Spaceflight Insider

ESA’s Billion-star mapper Gaia prepares for launch

An artist's illustration of the Gaia spacecraft deploying from the booster which carried it to orbit. If all goes according to plan, Gaia will launch tomorrow atop a Soyuz rocket from French Guiana. Image Credit: ESA

The European Space Agency’s (ESA) long-awaited Gaia observatory is set to be launched from the Guiana Space Centre in French Guiana by a Soyuz ST-B rocket with a Fregat-MT upper stage Dec. 19 at 09:12:19 UTC . The main goal of the mission is to build up a precise 3D catalog of about one billion stars and other objects in the Milky Way Galaxy. If all goes according to plan, this mission should shed important new light on our galaxy’s origin, evolution, and composition.

Gaia will carry on and vastly extend the work done by an earlier ESA star-mapping mission, Hipparcos, which was active from 1989 to 1993 and collected data on 100,000 stars. The two-ton, 15-foot-wide spacecraft will operate from an orbit around the Earth-Sun L2 Lagrangian point – 930,000 miles away from Earth in a direction exactly opposite to that of the Sun.

The Soyuz booster was prepped for launch on Thursday, Dec. 19. Photo Credit: Jeremy Beck / SpaceFlight Insider

The Soyuz booster was prepped for launch on Thursday, Dec. 19. Photo Credit: Jeremy Beck / SpaceFlight Insider

Gaia has its roots in a proposal first put forward by two scientists in 1993 and was adopted as an ESA cornerstone mission seven years later. “GAIA” started out as an acronym for “Global Astrometric Interferometer for Astrophysics” but although the optical technique being used on the spacecraft was changed during development the name Gaia was retained.

Gaia undergoing a test of the deployment of its sunshield in 2011. Photo Credit: Astrium France

Gaia undergoing a test of the deployment of its sunshield in 2011. Photo Credit: Astrium France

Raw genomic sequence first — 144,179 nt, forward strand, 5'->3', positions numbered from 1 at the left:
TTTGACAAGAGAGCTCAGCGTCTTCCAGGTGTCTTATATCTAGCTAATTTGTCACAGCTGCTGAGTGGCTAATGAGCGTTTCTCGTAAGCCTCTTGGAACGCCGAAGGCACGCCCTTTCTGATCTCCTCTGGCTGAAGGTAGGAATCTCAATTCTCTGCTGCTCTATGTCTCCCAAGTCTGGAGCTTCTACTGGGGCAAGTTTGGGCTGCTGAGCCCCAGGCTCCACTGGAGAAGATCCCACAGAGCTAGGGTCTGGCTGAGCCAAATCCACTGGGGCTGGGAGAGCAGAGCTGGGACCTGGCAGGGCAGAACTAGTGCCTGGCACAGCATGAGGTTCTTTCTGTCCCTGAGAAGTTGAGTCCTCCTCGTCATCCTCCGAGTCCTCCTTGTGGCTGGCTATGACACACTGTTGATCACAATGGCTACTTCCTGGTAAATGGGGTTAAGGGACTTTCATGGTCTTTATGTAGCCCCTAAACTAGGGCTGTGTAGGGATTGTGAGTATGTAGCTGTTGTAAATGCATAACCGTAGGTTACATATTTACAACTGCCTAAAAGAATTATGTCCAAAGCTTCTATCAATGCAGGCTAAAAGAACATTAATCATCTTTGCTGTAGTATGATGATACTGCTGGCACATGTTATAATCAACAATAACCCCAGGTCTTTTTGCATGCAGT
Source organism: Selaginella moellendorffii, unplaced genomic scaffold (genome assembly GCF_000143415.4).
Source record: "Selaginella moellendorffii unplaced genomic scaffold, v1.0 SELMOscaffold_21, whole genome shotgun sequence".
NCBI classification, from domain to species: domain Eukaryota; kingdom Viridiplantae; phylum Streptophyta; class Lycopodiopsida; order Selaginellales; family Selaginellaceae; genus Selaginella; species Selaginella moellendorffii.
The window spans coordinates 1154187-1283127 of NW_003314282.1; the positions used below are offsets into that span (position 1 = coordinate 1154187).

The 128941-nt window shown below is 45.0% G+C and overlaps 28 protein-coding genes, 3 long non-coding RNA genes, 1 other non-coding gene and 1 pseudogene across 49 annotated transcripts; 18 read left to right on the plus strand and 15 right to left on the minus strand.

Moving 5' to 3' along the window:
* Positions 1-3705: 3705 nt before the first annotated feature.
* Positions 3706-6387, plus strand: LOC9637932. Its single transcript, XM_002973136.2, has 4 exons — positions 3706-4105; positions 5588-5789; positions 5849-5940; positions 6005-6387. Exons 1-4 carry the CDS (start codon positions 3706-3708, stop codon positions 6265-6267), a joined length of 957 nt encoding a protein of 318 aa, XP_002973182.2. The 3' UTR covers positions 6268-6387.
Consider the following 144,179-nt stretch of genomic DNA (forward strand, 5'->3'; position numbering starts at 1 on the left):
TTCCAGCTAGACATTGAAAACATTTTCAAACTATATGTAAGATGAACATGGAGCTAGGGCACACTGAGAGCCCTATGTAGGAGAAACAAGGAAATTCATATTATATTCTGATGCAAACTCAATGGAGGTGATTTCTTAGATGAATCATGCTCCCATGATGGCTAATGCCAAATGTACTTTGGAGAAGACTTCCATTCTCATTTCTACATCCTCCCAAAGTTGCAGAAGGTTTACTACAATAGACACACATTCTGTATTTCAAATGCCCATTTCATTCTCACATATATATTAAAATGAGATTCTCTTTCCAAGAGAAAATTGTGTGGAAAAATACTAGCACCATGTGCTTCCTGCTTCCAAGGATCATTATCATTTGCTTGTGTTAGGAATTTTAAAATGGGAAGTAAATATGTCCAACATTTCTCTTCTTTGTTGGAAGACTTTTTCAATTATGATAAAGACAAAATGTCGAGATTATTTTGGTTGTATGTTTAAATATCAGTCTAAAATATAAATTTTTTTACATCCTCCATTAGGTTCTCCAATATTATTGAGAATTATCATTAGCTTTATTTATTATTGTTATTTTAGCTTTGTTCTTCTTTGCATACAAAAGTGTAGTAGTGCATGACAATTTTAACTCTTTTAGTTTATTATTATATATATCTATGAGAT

The mission’s task is to measure very precisely the position, motion, and properties of roughly one percent of all the stars in the Galaxy. To do this it has three science instruments for carrying out, respectively, astrometry, radial-velocity observations, and photometry. These instruments are fed with light collected by two telescopes, each having a rectangular primary mirror, with a collecting area of about 7.5 square feet, and a series of smaller mirrors of different sizes and shapes. These secondary mirrors repeatedly fold the light over a total distance of 115 feet before it reaches the detectors. Together Gaia’s 106 charge-coupled devices (CCDs) comprise one billion pixels covering an area of more than four feet – the largest focal plane ever flown in space, and dwarfing the 95 megapixel system (made by the same British company, e2v) carried aboard NASA’s Kepler planet-hunter.

Another factor behind the extraordinary precision of which Gaia is capable is its stability. It has no moving parts – even the antenna used to communicate with Earth points electronically, not mechanically. The frame on which the three science instruments are mounted is made of absolutely rigid silicon carbide which will not move no matter how much it heats up or cools down. And if fine adjustments are needed to the spacecraft’s orientation, they can be made with thrusts involving as little as 1.5 micrograms of nitrogen a second – thrusts so tiny that it would take a thousand of them to support a sheet of A4 paper.

Photo Credit: Jeremy Beck / SpaceFlight Insider

Photo Credit: Jeremy Beck / SpaceFlight Insider

With its combination of billion-pixel camera, sensitive instrumentation, and extreme stability, Gaia will be able to track huge numbers of objects simultaneously down to magnitude 20 – 400,000 times fainter than can be see with the naked eye. Of the billion or so objects it will keep track of, 150 million of these will have their motion measured not just across the sky but towards us or away from us. These numerous radial-velocity observations are tremendously exciting because they’ll enable astronomers to fast-forward or rewind the evolution of the Galaxy as a whole, to chart its future development and understand what it was like billions of years ago.

Gaia mapping the stars of the Milky Way Galaxy. Image Credit: ESA

An artist’s illustration of the Gaia spacecraft mapping the stars of the Milky Way Galaxy. Image Credit: ESA

 

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Dr. David Darling is an astronomer and author of numerous books, including We Are Not Alone, Megacatastrophes, The Complete Book of Spaceflight, and his latest, The Rocket Man. His website, The Worlds of David Darling, is one of the largest and most visited science resources on the Internet.

Darling is a renaissance man, he is a musician, noted author and journalist and serves as our science writer. Darling provides The Spaceflight Group with articles detailing what he knows best – space exploration.

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